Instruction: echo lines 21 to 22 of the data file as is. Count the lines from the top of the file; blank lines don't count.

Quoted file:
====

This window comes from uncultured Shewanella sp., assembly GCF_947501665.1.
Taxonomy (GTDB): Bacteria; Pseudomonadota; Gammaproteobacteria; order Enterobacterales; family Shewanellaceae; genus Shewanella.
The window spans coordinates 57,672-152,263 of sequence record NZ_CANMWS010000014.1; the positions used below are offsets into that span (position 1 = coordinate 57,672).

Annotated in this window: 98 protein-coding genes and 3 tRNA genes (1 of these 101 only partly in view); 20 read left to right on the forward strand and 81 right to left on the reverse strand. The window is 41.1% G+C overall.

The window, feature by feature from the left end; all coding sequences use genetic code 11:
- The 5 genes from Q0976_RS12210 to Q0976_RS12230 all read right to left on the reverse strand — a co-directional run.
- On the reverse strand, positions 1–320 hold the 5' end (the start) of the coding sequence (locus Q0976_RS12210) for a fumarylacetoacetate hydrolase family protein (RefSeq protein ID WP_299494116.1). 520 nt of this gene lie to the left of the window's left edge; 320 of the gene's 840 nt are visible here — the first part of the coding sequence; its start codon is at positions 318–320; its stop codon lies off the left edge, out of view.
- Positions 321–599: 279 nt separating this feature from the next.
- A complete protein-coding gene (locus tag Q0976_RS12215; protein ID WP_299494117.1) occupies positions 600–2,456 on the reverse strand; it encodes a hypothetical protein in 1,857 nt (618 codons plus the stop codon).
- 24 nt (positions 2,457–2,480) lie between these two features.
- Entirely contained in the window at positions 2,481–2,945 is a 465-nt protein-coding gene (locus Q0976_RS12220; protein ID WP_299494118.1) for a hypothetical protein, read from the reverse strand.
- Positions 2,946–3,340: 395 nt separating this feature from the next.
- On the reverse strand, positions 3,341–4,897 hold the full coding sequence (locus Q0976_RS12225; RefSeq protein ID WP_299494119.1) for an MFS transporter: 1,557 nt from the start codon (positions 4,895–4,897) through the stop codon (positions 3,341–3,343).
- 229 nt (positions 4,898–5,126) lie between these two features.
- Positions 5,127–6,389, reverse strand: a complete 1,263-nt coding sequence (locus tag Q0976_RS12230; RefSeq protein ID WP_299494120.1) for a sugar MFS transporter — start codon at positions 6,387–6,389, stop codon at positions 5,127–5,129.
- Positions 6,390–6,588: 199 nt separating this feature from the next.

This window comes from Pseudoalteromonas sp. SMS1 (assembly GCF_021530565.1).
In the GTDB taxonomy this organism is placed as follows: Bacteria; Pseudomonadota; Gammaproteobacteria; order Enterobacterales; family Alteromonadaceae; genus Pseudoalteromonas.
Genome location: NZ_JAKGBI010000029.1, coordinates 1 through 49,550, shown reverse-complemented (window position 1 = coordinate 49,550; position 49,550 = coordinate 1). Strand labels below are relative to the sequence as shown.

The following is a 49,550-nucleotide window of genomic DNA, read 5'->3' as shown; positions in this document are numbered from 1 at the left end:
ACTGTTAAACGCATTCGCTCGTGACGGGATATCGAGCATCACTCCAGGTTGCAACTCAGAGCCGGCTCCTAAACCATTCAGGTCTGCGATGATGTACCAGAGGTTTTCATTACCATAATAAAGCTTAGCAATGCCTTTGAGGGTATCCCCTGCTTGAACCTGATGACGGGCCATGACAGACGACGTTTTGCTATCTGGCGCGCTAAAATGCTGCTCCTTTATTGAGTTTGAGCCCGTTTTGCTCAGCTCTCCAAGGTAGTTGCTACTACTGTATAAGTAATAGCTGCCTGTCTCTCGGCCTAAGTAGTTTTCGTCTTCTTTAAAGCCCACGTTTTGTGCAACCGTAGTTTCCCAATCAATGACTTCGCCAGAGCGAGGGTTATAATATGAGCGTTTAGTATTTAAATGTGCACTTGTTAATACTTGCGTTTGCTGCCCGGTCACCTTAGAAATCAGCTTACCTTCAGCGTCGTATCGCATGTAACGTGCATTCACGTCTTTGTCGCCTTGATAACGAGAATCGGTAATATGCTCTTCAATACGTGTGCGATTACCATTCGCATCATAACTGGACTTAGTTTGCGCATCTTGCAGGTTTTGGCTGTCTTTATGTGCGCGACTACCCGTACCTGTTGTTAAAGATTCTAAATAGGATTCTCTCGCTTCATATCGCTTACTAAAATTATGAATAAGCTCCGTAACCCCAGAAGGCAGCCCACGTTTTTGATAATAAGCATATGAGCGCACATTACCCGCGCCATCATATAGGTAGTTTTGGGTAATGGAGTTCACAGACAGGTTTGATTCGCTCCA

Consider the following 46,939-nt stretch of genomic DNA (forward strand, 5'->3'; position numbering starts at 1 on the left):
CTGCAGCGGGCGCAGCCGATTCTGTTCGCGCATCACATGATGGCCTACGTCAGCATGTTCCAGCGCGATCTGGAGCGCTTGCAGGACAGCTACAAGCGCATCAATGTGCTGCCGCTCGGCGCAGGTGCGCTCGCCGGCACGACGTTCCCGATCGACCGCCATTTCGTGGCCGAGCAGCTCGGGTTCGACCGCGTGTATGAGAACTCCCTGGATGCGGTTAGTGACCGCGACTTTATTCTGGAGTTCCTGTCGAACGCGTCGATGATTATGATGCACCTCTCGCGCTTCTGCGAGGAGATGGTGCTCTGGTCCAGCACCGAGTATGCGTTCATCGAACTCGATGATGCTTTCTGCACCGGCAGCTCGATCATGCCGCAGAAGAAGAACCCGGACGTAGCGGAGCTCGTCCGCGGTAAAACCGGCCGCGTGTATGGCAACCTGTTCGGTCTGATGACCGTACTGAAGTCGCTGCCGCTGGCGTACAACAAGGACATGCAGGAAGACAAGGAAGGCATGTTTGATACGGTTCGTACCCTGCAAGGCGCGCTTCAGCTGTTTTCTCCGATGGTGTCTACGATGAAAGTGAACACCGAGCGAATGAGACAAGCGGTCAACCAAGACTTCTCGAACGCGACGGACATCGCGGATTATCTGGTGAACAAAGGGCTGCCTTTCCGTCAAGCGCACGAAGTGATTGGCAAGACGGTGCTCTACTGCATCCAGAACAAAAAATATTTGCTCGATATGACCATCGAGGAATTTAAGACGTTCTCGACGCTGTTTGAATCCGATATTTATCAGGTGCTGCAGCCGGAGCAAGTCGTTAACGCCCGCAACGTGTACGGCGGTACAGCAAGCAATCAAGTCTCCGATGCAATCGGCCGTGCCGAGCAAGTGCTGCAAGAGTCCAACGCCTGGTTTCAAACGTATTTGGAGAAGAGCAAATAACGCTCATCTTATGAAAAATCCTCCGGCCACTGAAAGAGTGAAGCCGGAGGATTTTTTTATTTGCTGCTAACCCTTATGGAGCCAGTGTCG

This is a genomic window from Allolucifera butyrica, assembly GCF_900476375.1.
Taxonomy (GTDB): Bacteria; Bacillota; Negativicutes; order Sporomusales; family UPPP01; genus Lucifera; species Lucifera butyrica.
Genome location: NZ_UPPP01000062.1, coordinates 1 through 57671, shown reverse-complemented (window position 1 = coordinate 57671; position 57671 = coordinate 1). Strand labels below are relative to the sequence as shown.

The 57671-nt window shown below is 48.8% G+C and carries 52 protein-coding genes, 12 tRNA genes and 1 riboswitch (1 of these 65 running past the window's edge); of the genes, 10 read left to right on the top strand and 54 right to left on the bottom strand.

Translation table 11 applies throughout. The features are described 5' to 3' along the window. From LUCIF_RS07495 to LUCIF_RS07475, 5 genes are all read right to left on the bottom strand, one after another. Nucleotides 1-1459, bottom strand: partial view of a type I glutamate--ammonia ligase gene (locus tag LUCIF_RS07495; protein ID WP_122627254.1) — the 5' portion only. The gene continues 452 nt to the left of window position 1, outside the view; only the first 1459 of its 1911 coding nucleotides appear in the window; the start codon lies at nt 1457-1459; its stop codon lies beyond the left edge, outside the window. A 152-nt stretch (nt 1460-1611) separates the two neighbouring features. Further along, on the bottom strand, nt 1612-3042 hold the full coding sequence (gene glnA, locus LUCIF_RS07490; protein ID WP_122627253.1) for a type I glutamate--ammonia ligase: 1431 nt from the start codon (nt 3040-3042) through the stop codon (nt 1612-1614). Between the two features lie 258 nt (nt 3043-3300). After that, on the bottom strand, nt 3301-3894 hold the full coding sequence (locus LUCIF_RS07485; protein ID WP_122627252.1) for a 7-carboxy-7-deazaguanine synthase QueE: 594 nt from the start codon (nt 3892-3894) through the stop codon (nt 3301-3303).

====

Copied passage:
ACTGTTAAACGCATTCGCTCGTGACGGGATATCGAGCATCACTCCAGGTTGCAACTCAGAGCCGGCTCCTAAACCATTCAGGTCTGCGATGATGTACCAGAGGTTTTCATTACCATAATAAAGCTTAGCAATGCCTTTGAGGGTATCCCCTGCTTGAACCTGATGACGGGCCATGACAGACGACGTTTTGCTATCTGGCGCGCTAAAATGCTGCTCCTTTATTGAGTTTGAGCCCGTTTTGCTCAGCTCTCCAAGGTAGTTGCTACTACTGTATAAGTAATAGCTGCCTGTCTCTCGGCCTAAGTAGTTTTCGTCTTCTTTAAAGCCCACGTTTTGTGCAACCGTAGTTTCCCAATCAATGACTTCGCCAGAGCGAGGGTTATAATATGAGCGTTTAGTATTTAAATGTGCACTTGTTAATACTTGCGTTTGCTGCCCGGTCACCTTAGAAATCAGCTTACCTTCAGCGTCGTATCGCATGTAACGTGCATTCACGTCTTTGTCGCCTTGATAACGAGAATCGGTAATATGCTCTTCAATACGTGTGCGATTACCATTCGCATCATAACTGGACTTAGTTTGCGCATCTTGCAGGTTTTGGCTGTCTTTATGTGCGCGACTACCCGTACCTGTTGTTAAAGATTCTAAATAGGATTCTCTCGCTTCATATCGCTTACTAAAATTATGAATAAGCTCCGTAACCCCAGAAGGCAGCCCACGTTTTTGATAATAAGCATATGAGCGCACATTACCCGCGCCATCATATAGGTAGTTTTGGGTAATGGAGTTCACAGACAGGTTTGATTCGCTCCA

Consider the following 46,939-nt stretch of genomic DNA (forward strand, 5'->3'; position numbering starts at 1 on the left):